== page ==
Snowflake Schema

What Does Snowflake Schema Mean?

In computing, a snowflake schema refers a multidimensional database with logical tables, where the entity-relationship diagram is arranged into the shape of a snowflake. It is often depicted by a centralized fact table linked to multiple and different dimensions. The dimension tables are divided into various dimension tables, which are generally normalized to clear out redundancy. For example, a product table is divided into tables of products and sub-products.


A snowflake schema resembles a star schema. However, the dimensions of a star schema are normalized, so that an individual table depicts each dimension.

Techopedia Explains Snowflake Schema

Complex snowflake patterns appears when there are elaborate snowflake schema dimensions. In order for the schema to be the shape of a snowflake, it must consist of various relationship levels, and child tables should include several parent tables. The fact tables are not affected by the "snowflaking" effect.

Snowflake schemas are made for flexible querying over more complicated relationships and dimensions. It is ideal for one-to-many and many-to-many relationships among dimension levels and is typically associated with data marts and dimensional data warehouses, in which data retrieval speed is more critical than data manipulation efficiency. Snowflake schemas are most commonly used with advanced query tools, which build an abstraction layer between users and raw tables for scenarios that have multiple queries with elaborate specifications.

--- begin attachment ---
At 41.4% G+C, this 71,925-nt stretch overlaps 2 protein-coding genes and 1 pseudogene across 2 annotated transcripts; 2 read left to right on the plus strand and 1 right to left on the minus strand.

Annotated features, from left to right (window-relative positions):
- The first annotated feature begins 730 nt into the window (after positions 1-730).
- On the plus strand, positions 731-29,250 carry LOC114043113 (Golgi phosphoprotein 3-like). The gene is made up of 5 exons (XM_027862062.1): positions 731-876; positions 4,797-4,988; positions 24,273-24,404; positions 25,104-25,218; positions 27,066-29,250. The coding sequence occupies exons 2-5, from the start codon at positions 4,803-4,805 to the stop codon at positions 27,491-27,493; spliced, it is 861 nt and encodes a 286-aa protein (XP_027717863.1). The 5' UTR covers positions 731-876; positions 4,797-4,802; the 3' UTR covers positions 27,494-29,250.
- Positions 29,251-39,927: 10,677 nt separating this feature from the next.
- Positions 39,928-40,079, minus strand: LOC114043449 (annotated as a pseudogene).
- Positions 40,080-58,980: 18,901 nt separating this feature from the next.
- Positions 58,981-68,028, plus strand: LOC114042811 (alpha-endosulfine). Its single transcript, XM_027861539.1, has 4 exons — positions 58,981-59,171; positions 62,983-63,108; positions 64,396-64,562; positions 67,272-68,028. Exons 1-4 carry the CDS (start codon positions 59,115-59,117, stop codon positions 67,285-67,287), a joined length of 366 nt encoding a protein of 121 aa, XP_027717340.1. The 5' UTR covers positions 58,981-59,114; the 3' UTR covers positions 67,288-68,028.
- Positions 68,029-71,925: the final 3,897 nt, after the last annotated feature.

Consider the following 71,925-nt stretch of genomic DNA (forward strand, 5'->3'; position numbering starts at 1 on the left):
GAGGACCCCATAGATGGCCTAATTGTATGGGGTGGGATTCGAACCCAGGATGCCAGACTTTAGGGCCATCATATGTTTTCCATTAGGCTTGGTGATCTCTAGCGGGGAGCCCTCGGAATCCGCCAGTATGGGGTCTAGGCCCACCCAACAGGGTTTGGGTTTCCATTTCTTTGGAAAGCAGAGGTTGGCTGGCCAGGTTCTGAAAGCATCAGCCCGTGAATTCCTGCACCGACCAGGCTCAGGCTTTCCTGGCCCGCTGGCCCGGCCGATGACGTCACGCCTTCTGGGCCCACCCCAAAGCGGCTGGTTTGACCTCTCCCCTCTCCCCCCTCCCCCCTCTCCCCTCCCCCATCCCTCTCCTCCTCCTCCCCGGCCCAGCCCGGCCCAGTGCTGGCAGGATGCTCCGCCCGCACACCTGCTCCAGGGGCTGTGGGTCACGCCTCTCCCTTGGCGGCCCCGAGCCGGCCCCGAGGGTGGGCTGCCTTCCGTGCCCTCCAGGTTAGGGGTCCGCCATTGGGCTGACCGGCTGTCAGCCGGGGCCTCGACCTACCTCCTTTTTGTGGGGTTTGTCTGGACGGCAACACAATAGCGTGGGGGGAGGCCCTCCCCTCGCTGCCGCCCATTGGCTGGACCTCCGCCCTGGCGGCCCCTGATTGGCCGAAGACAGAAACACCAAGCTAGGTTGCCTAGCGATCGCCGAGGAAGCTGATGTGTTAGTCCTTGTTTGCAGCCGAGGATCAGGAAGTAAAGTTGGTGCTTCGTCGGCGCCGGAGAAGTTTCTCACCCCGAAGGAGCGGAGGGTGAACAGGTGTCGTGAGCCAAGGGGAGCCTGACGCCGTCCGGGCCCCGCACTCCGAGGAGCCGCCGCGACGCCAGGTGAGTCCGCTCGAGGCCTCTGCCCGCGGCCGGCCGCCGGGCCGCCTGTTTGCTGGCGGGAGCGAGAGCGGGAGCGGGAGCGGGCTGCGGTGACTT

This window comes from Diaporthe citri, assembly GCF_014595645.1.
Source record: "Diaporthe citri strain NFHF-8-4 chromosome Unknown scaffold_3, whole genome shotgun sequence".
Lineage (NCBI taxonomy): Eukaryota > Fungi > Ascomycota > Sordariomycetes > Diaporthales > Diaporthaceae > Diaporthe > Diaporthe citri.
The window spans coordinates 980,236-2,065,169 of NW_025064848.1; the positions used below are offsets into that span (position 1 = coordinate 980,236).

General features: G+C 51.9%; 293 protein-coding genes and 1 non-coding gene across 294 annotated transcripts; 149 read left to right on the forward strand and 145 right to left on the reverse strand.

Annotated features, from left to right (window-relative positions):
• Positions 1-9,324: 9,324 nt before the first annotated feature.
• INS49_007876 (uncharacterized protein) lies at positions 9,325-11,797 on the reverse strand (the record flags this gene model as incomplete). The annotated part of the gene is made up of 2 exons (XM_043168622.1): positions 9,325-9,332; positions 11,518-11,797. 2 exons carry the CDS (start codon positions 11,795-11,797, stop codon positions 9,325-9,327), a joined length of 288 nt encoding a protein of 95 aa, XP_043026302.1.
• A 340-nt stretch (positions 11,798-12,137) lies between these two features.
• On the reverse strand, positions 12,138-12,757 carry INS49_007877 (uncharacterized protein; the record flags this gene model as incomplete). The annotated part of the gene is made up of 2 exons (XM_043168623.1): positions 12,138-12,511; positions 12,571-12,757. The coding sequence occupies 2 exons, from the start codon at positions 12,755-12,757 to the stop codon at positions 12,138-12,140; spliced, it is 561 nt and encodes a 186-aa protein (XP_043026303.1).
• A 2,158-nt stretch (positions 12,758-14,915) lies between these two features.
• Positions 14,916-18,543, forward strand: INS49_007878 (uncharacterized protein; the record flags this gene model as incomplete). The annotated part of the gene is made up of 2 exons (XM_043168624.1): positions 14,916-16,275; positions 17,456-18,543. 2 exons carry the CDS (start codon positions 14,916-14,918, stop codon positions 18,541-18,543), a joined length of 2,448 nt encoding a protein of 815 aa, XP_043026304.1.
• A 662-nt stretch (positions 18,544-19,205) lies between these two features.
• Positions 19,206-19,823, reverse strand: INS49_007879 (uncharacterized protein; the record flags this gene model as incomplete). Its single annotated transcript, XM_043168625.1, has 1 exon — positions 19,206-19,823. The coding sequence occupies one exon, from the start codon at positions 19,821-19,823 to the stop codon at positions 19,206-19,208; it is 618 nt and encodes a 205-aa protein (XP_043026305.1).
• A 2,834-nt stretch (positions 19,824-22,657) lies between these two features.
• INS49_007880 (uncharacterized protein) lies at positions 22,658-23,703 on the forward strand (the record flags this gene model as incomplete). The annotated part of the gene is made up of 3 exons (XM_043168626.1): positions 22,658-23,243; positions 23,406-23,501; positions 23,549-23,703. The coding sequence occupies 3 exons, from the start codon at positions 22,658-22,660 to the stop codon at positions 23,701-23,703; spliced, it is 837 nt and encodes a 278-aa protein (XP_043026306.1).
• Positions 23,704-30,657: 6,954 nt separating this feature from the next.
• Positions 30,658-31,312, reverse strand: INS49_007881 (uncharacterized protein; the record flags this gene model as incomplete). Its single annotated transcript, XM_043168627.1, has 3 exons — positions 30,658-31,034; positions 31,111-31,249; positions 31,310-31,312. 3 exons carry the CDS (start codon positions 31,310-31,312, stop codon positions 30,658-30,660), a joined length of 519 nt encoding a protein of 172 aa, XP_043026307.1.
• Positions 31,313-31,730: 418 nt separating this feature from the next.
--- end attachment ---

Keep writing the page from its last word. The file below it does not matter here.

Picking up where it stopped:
Benefits of using a snowflake schema are as follows:

  • Key benefit is the progression in query performance, as it requires minimal disk storage and joins lookup tables with smaller sizes
  • Offers better flexibility for interrelationships between components and dimension levels
  • Easy to maintain, due to zero redundancy
  • Enhances overall performance because smaller tables are coupled

Disadvantage of snowflake schemas include the following:

  • Queries are more difficult because the joining of additional tables is required. This makes understanding queries more difficult.
  • Requires more query execution time, due to the use of more tables

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Margaret Rouse
Technology Expert

Margaret is an award-winning technical writer and teacher known for her ability to explain complex technical subjects to a non-technical business audience. Over the past twenty years, her IT definitions have been published by Que in an encyclopedia of technology terms and cited in articles by the New York Times, Time Magazine, USA Today, ZDNet, PC Magazine, and Discovery Magazine. She joined Techopedia in 2011. Margaret's idea of a fun day is helping IT and business professionals learn to speak each other’s highly specialized languages.